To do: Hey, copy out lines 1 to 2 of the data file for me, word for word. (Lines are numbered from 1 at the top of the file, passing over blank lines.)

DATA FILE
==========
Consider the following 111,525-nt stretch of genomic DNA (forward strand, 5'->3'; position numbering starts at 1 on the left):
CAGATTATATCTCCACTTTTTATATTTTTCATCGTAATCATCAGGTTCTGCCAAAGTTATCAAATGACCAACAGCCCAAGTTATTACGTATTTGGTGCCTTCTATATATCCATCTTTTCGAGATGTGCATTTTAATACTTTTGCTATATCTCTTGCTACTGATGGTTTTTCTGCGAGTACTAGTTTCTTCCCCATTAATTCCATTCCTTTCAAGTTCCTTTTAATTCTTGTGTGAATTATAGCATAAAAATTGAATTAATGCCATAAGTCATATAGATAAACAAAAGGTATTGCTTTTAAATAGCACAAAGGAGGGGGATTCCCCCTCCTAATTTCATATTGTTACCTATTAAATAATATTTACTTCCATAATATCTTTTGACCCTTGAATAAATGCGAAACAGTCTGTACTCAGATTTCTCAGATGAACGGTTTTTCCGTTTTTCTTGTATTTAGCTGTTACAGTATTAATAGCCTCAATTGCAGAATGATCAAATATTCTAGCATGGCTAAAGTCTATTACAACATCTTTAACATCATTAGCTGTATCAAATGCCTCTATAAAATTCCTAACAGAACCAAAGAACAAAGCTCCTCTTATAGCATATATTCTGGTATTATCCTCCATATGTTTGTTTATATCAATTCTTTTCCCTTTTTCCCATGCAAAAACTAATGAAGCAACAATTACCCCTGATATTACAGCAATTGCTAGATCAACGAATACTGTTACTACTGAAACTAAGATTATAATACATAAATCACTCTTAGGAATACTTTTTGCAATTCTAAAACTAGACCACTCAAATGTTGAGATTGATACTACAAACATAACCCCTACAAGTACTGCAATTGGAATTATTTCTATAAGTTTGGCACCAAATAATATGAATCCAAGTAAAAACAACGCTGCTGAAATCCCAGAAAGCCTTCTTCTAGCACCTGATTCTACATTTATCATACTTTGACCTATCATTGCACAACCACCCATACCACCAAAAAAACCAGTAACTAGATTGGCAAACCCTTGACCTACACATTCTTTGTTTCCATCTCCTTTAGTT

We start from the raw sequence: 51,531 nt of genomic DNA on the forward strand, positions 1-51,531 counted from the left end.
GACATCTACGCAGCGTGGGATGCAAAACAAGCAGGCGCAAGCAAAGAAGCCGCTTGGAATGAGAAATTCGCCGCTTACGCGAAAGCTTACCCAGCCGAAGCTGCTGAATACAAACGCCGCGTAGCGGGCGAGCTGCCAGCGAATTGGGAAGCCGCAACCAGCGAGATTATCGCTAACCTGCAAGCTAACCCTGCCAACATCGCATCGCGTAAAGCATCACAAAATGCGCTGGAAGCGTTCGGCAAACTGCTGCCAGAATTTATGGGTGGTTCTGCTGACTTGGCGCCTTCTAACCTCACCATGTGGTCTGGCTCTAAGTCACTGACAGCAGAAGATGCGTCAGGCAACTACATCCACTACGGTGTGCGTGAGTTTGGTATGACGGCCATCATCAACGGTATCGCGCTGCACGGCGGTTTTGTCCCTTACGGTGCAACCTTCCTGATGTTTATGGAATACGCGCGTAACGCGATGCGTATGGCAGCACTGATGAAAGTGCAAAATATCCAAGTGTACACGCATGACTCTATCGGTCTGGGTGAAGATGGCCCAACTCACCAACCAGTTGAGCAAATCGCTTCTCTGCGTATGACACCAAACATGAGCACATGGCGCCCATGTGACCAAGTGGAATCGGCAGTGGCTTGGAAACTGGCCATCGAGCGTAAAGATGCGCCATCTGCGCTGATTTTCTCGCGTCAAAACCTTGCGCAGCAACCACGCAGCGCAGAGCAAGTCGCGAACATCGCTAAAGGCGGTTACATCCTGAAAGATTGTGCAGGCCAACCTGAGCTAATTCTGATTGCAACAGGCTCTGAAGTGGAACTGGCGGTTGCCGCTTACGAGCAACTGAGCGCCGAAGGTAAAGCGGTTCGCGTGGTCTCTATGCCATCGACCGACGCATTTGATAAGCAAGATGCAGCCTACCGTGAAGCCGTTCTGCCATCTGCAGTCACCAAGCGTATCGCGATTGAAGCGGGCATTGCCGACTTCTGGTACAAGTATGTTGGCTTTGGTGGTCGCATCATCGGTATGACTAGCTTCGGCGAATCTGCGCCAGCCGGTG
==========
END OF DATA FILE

Consider the following 111,525-nt stretch of genomic DNA (forward strand, 5'->3'; position numbering starts at 1 on the left):
CAGATTATATCTCCACTTTTTATATTTTTCATCGTAATCATCAGGTTCTGCCAAAGTTATCAAATGACCAACAGCCCAAGTTATTACGTATTTGGTGCCTTCTATATATCCATCTTTTCGAGATGTGCATTTTAATACTTTTGCTATATCTCTTGCTACTGATGGTTTTTCTGCGAGTACTAGTTTCTTCCCCATTAATTCCATTCCTTTCAAGTTCCTTTTAATTCTTGTGTGAATTATAGCATAAAAATTGAATTAATGCCATAAGTCATATAGATAAACAAAAGGTATTGCTTTTAAATAGCACAAAGGAGGGGGATTCCCCCTCCTAATTTCATATTGTTACCTATTAAATAATATTTACTTCCATAATATCTTTTGACCCTTGAATAAATGCGAAACAGTCTGTACTCAGATTTCTCAGATGAACGGTTTTTCCGTTTTTCTTGTATTTAGCTGTTACAGTATTAATAGCCTCAATTGCAGAATGATCAAATATTCTAGCATGGCTAAAGTCTATTACAACATCTTTAACATCATTAGCTGTATCAAATGCCTCTATAAAATTCCTAACAGAACCAAAGAACAAAGCTCCTCTTATAGCATATATTCTGGTATTATCCTCCATATGTTTGTTTATATCAATTCTTTTCCCTTTTTCCCATGCAAAAACTAATGAAGCAACAATTACCCCTGATATTACAGCAATTGCTAGATCAACGAATACTGTTACTACTGAAACTAAGATTATAATACATAAATCACTCTTAGGAATACTTTTTGCAATTCTAAAACTAGACCACTCAAATGTTGAGATTGATACTACAAACATAACCCCTACAAGTACTGCAATTGGAATTATTTCTATAAGTTTGGCACCAAATAATATGAATCCAAGTAAAAACAACGCTGCTGAAATCCCAGAAAGCCTTCTTCTAGCACCTGATTCTACATTTATCATACTTTGACCTATCATTGCACAACCACCCATACCACCAAAAAAACCAGTAACTAGATTGGCAAACCCTTGACCTACACATTCTTTGTTTCCATCTCCTTTAGTT